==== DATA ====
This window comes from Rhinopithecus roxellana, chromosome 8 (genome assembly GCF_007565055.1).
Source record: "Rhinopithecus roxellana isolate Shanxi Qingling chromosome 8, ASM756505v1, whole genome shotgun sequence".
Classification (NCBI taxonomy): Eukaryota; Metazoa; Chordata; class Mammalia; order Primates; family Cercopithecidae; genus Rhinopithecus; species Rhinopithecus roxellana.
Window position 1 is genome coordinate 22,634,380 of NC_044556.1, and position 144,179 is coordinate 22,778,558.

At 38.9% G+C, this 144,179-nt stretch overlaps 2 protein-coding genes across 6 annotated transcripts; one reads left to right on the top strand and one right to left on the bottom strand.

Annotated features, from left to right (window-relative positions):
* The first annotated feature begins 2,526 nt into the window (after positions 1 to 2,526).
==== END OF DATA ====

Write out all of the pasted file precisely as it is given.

This window comes from Rhinopithecus roxellana, chromosome 8 (genome assembly GCF_007565055.1).
Source record: "Rhinopithecus roxellana isolate Shanxi Qingling chromosome 8, ASM756505v1, whole genome shotgun sequence".
Classification (NCBI taxonomy): Eukaryota; Metazoa; Chordata; class Mammalia; order Primates; family Cercopithecidae; genus Rhinopithecus; species Rhinopithecus roxellana.
Window position 1 is genome coordinate 22,634,380 of NC_044556.1, and position 144,179 is coordinate 22,778,558.

At 38.9% G+C, this 144,179-nt stretch overlaps 2 protein-coding genes across 6 annotated transcripts; one reads left to right on the top strand and one right to left on the bottom strand.

Annotated features, from left to right (window-relative positions):
* The first annotated feature begins 2,526 nt into the window (after positions 1 to 2,526).